Tuna was naturally very expressive.  She always would tell you what she wanted.  You didn’t have to guess.  She was not coy.  She didn’t hide what she thought.  So much of what is hurtful and damaging grows in silence.  We don’t acknowledge something someone said or did hurt and then it just becomes part of us somehow.  My silence magnified my pain.  I was getting harder and harsher as time went by because I was really angry.  I was angry at cancer for killing her and turned some of that anger on myself.

I am doing better now.  The tears are still there, but the what-ifs or what-could-I-have-done-betters are now mostly gone.  I got to a point of surrender–and if you know me, surrender is not an easy thing.  I’m used to winning..  I expect myself to overcome.  The word “surrender” is not a go-to for me, but it has been lately.  I’ve surrendered some of my pain, some of my angst by talking about it.  Talking about her life and her suffering has helped heal some of mine.

If you have something that’s burdening you, please get some help.  “Suffering in silence” may seem noble, but it can hurt too.  It can make your pain greater.  We all have problems to face and once you get in the habit of airing them out, the problems become more manageable.

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Silence is not always golden, but the love in our hearts is.  Speaking from the heart, even when it’s inconvenient, will always serve you better than pushing your feelings down.  I miss Tuna every day.  I miss her honest green eyes.  She not only saw people; she saw through them.  I miss they way she chewed my hair.  I missed her demanding things of me as a matter of course. Today and every day, ask you if your attitude of “put up and shut up” is really serving you, or if you may be hiding something you really need to heal.  Today, I am still healing from my loss of Tuna.

Thank you for taking the time to read this and thank you for caring.

 

 

Break the Ice to Break Career Barriers

HELLO MY NAME IS….

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We’ve all had a hard time breaking the ice and the pressure at conferences and networking events to make something happen can make it even more difficult.  How many times have you walked into a room for a professional event and just felt awkward?  We all have.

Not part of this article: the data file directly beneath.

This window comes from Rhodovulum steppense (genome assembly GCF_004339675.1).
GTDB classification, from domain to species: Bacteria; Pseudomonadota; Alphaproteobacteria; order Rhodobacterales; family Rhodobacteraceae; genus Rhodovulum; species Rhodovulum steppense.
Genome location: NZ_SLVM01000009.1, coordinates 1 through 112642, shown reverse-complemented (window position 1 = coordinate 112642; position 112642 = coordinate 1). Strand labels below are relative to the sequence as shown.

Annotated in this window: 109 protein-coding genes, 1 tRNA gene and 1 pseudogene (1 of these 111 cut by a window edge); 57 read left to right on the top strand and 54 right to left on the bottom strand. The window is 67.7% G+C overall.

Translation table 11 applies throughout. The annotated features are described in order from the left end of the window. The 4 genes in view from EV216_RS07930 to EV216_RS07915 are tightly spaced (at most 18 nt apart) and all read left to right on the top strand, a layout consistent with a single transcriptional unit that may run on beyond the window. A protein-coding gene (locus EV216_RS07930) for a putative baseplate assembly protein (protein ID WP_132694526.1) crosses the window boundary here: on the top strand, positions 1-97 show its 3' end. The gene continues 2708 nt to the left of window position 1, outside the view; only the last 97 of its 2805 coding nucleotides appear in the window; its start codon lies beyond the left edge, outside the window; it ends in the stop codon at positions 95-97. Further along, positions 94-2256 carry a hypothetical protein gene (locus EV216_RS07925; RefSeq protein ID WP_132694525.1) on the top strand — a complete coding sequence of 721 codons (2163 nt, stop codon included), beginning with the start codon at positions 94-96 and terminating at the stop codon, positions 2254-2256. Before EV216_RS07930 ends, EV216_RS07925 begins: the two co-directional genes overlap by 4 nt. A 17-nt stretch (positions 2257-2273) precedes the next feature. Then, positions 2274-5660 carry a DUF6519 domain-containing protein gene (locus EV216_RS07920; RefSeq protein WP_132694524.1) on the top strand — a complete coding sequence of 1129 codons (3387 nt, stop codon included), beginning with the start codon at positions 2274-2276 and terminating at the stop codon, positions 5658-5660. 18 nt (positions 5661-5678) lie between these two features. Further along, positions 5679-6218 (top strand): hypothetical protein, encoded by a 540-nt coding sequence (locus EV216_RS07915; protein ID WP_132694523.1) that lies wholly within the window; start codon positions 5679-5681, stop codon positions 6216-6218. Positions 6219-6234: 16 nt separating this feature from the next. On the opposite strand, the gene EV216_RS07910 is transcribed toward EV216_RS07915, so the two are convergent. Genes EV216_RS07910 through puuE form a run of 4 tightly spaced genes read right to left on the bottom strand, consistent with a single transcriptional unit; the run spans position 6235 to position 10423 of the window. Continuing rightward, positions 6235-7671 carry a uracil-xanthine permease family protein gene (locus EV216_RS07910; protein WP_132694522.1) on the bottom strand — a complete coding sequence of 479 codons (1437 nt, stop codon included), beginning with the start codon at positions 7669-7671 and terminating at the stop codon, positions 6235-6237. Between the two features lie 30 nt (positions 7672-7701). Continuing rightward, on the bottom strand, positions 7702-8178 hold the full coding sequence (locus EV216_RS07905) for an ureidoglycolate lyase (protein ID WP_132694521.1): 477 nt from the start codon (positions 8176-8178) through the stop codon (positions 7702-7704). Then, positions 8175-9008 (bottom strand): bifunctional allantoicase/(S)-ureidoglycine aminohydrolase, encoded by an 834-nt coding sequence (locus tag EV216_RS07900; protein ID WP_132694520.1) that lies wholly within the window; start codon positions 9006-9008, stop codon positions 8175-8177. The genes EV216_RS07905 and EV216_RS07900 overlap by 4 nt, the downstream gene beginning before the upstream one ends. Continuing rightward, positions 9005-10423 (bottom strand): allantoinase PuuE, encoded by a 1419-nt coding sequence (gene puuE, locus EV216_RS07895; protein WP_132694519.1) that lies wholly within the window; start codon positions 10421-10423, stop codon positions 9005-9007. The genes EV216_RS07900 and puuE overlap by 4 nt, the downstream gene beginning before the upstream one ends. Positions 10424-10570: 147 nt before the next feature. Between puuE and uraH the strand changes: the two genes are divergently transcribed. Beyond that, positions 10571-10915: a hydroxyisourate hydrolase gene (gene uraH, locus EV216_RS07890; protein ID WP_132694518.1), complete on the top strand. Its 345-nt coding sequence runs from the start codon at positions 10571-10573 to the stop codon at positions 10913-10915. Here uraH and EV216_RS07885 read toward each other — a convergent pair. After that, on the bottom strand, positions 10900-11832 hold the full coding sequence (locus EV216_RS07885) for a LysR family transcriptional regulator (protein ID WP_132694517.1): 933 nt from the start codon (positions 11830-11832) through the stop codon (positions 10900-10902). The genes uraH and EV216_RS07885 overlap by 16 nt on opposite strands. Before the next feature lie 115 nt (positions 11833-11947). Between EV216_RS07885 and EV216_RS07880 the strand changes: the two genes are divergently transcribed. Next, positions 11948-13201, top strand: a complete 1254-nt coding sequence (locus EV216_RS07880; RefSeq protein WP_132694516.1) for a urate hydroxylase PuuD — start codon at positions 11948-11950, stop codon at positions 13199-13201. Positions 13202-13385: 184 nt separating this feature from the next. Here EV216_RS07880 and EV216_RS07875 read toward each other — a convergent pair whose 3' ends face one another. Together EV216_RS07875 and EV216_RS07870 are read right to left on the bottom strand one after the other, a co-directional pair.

Is there a better way, or even a strategy to making the most of a networking opportunity?  Powerhouse networkers Judy Goss and Marie Fratoni have years of experience attending and putting on events.  They divulge their best advice on making the most of your next networking event and Judy discusses her upcoming conference, Spirit of Women, in Atlanta, October 7 & 8.

Judy Goss, high fashion model turned lifestyle journalism mogul, wanted to create a lifestyles networking experience.  Her networking group, What Women Want, now has chapters spanning the entire country.

Marie Fratoni, a master networker and founder of Get Clients Everywhere, elucidates the correlations between networking and sales.  She also discusses how important setting intentions are to having success at networking events and conferences.

Listen in to the broadcast for real, actionable tips to making your next networking outing a success!

We All Get Trapped in the Linen Cabinet

My day started off with a faint scratching.  It was cat claws on something, a milder version of the cringe-worthy nails-on-a-chalkboard sound.

“Catty, what are you doing?”

Nothing.  Silence.

I sip my coffee and begin to deal with notifications:  Facebook, Twitter, heaps of crap email.

That sound again.

“Catty, what ARE YOU DOING?”

I look around and no cat creating chaos.  I looked in on the cat box.  No cat creating a mess.  I looked around the living room where the cat sometimes rebels and poos anyway.  No mess.  I sit back down on the couch.

Nails-on-chalkboard sound.  CRINGE.

“Mercury?”

A faint mew.

“Mercury?”

I look around, doing a 360.  No cat in his usual spots.

“Mercury?”

A faint mew.

I open the linen cabinet.  Mercury, sitting atop a pile of towels, stares at me.  Somehow, when I was putting the towels away late last night, I had failed to notice he had gotten in there, and apparently spent the night there.  I had serious cat mom guilt.  I’ve spent most of the day hugging and petting this little guy.

I won’t be able to ascertain how long Mercury wanted to actually spend in the linen cabinet versus how much time he was actually trapped in there.   However, I’ve come to appreciate something very important.  Sometimes cries for help are faint.  It was that soft mew that led me to him.  If our furry friends have this issue, then certainly our human friends do too.  We have to be better listeners and curious listeners, not just listening for the sake of hearing, but listening for the sake of learning and hopefully, helping.

Everyone has their own linen cabinet.  For some it’s depression and for some, a rarely-spoken-of trauma.  Some spend a lot of time in the dark, just waiting for a door to open.  If you haven’t heard from someone in a while, are you listening closely enough?  Are you giving them space to be heard?